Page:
Wednesday 27 August 2014 9:13 pm

David Cameron: Independent Scotland cannot pilfer pound

Kate McCann is a reporter at City A.M. She covers politics and insurance and can be contacted at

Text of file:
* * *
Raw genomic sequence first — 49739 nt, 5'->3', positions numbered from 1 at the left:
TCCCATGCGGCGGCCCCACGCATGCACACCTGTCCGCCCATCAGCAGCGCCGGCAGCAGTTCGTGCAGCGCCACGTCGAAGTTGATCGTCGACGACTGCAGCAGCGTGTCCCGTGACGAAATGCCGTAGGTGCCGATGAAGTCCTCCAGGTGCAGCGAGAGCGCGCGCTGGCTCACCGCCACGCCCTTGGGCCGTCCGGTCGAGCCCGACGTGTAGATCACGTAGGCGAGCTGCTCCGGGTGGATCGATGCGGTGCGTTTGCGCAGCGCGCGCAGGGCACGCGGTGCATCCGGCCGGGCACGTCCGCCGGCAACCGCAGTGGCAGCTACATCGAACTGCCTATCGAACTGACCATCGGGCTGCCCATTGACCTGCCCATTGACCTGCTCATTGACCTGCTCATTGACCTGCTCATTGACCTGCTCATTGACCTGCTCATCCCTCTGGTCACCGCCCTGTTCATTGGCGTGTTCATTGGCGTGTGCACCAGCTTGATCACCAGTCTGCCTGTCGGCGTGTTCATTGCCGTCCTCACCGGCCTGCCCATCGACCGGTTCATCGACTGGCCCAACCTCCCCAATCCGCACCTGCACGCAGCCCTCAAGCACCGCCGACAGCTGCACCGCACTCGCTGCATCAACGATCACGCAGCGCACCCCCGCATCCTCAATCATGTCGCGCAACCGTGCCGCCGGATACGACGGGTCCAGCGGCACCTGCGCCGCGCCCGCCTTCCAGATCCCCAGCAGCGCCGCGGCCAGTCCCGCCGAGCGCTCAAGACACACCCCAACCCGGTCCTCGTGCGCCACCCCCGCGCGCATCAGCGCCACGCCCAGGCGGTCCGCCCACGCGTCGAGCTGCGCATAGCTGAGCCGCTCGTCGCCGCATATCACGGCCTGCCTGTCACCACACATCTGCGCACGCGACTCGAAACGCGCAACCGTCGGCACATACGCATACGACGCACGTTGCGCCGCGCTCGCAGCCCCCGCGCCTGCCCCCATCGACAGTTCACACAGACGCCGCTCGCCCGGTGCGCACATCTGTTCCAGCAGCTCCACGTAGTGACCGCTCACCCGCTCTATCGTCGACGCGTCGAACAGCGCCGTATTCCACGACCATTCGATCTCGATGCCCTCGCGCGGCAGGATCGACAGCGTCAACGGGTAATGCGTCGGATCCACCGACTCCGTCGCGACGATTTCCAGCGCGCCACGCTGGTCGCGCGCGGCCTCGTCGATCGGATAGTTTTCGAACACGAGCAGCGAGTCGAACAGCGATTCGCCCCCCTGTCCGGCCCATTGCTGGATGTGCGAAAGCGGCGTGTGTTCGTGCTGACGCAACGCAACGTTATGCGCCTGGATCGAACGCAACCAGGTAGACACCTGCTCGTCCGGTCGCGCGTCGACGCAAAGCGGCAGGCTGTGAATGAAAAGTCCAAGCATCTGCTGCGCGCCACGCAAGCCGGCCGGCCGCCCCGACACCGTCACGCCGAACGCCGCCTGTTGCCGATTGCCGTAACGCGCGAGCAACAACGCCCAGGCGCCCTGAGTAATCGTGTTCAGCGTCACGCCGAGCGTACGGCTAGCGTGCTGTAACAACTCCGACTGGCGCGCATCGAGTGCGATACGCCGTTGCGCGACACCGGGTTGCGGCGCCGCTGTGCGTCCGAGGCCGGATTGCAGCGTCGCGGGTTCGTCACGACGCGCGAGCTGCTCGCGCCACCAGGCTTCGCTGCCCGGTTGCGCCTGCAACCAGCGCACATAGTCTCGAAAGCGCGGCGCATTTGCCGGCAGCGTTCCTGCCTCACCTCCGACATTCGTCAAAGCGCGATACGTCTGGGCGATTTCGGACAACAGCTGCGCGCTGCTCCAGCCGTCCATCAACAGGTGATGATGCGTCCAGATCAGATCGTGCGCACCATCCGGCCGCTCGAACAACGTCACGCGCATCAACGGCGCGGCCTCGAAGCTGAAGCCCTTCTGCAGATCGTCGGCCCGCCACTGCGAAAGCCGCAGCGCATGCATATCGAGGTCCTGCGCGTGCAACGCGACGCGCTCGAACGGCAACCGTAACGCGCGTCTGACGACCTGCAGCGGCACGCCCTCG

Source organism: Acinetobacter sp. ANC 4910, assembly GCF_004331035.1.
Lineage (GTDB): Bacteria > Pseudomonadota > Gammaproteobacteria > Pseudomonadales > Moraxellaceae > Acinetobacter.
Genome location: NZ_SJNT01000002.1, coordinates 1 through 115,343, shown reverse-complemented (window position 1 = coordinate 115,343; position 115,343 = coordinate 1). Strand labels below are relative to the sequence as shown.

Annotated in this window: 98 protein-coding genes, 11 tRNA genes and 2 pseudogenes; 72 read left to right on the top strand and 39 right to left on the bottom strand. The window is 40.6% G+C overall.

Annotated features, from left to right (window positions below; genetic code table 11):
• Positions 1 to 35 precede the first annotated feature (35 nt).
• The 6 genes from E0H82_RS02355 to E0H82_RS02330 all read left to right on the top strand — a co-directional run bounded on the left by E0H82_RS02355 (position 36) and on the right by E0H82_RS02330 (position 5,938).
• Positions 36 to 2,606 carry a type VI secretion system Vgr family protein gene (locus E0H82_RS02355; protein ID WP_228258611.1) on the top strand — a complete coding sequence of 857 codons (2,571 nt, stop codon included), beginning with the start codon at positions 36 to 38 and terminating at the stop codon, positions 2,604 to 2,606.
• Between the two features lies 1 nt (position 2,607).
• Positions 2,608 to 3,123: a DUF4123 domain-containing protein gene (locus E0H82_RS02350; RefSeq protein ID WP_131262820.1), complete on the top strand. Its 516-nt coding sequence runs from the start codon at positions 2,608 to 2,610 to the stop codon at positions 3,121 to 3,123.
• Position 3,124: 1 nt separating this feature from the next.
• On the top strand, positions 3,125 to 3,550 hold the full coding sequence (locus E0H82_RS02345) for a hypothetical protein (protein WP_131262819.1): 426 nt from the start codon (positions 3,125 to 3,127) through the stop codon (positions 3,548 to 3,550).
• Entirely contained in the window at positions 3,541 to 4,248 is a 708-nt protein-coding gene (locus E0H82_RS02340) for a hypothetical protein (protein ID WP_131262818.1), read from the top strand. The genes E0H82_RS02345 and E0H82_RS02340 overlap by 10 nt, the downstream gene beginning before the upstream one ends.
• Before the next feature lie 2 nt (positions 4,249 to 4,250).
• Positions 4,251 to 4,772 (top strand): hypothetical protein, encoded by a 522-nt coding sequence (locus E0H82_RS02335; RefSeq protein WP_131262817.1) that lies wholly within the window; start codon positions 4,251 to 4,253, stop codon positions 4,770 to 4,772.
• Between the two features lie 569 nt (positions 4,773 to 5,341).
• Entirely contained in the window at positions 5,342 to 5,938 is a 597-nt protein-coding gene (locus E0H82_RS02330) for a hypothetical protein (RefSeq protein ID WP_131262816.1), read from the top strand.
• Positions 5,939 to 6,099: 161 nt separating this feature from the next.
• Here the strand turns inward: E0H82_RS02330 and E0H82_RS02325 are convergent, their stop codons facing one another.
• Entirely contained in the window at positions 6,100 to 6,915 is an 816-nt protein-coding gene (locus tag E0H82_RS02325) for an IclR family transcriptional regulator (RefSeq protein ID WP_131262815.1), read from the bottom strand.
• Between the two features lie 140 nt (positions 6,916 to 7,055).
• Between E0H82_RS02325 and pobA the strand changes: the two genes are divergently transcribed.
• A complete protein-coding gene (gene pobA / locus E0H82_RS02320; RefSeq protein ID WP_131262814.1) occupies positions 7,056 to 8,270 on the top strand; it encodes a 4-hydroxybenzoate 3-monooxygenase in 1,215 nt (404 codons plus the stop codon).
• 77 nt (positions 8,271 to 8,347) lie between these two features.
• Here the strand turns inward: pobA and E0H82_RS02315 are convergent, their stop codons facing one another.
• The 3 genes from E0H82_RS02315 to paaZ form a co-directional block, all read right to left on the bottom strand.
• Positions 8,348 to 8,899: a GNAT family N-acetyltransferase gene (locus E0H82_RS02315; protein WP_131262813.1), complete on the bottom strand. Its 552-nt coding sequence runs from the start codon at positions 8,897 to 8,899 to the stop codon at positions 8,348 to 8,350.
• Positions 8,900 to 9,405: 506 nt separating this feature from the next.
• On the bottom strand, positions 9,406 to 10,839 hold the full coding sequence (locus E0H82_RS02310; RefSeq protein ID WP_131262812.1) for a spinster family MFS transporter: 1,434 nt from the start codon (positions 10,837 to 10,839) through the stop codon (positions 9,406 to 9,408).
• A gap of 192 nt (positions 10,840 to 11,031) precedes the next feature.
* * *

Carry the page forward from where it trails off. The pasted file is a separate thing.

David Cameron will deliver a clear message to the leader of the Scottish independence campaign Alex Salmond today, warning there will not be a currency union under any circumstances if Scots vote Yes in the 18 September referendum. It comes despite Salmond’s claim that the Yes campaign has the edge and that Scotland would keep the pound no matter what. In a speech today in Scotland, the Prime Minister will pour cold water on Salmond’s pledge to seek a mandate for a currency union if Scotland votes to leave the UK, in a bid to give businesses security in the weeks ahead. His promise comes after 130 business leaders signed a letter, published in the Scots man, warning that the case for in dependence had not been made. “The business case for independence has not been made,” the letter states. “Uncertainty surrounds a number of vital issues including currency, regulation, tax, pensions, EU membership and support for our exports around the world; and uncertainty is bad for business,” the letter, signed by leading business figures including Keith Cochrane, chief executive of the Weir group, and Douglas Flint, group chairman of HSBC, states. A government source said the Prime Minister wholeheartedly backed the intervention by business bosses. But Cameron’s visit is not being welcomed by No campaigners, as they fear his Old Etonian Tory background will help the Yes campaign. In the second live TV debate between Salmond and the leader of the No campaign Alistair Darling on Monday, the Scottish first minister sought to head off criticism surrounding his lack of a plan B for dealing with currency questions post-referendum. Warning that nobody could stop Scotland keeping the pound if it chose to, Salmond set out a number of other options: “We could have a Scottish currency. We could have a flexible currency like Sweden or Norway have. We could have a fixed rate Scottish pound attached to the pound sterling. That’s what Den mark does with the euro and Hong Kong does with the dollar,” he said. However, the alternatives failed to quiet many in the business community who are concerned that independence would spell financial and ec on omic instability. On Tuesday, Sir Martin Sorrell, chief executive of advertising agency WPP, warned that a Scottish exit from the UK would harm the British economy. Yesterday, former Prime Minister and scotsman Gordon Brown shared a platform with Darling to urge voters to say No. Brown warned that Salmond’s pledges were “unaffordable” and cautioned against pinning all economic hope on North Sea oil reserves. He said: “When you look at the Scottish National party policies, in – equality and poverty will survive until doomsday if Alex Salmond is all that confronts it.”